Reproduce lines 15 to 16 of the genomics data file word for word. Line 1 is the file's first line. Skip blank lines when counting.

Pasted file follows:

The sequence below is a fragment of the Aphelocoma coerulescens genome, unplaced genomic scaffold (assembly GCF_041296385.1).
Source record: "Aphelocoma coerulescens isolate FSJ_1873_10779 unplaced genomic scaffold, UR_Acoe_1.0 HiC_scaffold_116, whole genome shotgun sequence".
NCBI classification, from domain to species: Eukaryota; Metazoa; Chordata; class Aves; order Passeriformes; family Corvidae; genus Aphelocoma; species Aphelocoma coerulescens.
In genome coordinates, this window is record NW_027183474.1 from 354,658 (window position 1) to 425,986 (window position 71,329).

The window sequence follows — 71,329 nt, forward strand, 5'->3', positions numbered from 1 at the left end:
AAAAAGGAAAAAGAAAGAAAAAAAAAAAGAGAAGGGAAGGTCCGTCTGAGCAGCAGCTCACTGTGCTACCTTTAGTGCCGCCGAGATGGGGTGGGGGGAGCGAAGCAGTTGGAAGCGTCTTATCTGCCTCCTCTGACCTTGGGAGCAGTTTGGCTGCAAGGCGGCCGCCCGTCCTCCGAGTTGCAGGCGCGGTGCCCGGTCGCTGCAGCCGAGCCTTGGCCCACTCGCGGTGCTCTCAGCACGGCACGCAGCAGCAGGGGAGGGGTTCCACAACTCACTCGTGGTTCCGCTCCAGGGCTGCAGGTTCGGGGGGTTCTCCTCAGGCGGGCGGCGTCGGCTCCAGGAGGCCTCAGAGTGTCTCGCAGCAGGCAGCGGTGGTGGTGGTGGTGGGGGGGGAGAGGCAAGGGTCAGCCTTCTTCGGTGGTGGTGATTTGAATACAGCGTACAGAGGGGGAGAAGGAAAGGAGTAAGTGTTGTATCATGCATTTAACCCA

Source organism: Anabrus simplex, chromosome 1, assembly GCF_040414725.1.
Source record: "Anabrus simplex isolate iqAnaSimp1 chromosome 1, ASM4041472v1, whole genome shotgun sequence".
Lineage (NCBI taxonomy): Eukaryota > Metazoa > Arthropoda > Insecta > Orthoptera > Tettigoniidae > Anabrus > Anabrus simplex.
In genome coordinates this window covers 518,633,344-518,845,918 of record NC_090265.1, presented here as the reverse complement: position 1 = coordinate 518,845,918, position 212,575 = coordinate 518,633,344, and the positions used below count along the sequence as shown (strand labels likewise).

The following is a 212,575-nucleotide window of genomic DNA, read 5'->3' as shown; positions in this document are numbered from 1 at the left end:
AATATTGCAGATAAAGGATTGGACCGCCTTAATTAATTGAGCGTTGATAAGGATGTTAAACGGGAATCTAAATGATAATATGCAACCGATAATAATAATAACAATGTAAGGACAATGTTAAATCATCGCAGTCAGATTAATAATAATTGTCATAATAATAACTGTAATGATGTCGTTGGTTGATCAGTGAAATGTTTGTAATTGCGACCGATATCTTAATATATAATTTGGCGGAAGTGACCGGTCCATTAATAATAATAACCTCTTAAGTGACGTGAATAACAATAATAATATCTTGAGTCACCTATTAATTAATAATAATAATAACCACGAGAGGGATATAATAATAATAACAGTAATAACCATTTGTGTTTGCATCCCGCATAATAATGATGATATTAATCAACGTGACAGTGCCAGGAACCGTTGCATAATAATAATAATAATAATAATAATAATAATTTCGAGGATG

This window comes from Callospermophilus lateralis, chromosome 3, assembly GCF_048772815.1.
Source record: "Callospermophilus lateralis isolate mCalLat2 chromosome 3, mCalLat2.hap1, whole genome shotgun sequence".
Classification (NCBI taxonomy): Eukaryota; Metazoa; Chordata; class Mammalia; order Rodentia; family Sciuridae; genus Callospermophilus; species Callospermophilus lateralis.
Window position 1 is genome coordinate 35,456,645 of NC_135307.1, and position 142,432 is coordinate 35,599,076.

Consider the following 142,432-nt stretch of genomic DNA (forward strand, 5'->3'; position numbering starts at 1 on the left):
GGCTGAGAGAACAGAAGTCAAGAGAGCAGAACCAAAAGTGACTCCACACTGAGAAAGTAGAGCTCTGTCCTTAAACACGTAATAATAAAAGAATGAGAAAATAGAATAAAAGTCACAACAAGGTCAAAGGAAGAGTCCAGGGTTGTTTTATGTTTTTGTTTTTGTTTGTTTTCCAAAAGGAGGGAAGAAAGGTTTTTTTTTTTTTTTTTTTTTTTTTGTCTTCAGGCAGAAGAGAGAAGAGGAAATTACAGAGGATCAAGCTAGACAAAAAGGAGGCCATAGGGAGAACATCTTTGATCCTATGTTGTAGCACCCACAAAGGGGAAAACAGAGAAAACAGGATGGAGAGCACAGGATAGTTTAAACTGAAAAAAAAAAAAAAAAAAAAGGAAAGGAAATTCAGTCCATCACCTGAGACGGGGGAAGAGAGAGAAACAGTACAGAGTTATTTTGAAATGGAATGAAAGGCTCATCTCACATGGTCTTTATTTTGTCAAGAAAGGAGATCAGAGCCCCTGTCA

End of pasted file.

Classification (NCBI taxonomy): Eukaryota; Metazoa; Chordata; class Mammalia; order Rodentia; family Sciuridae; genus Callospermophilus; species Callospermophilus lateralis.
Window position 1 is genome coordinate 35,456,645 of NC_135307.1, and position 142,432 is coordinate 35,599,076.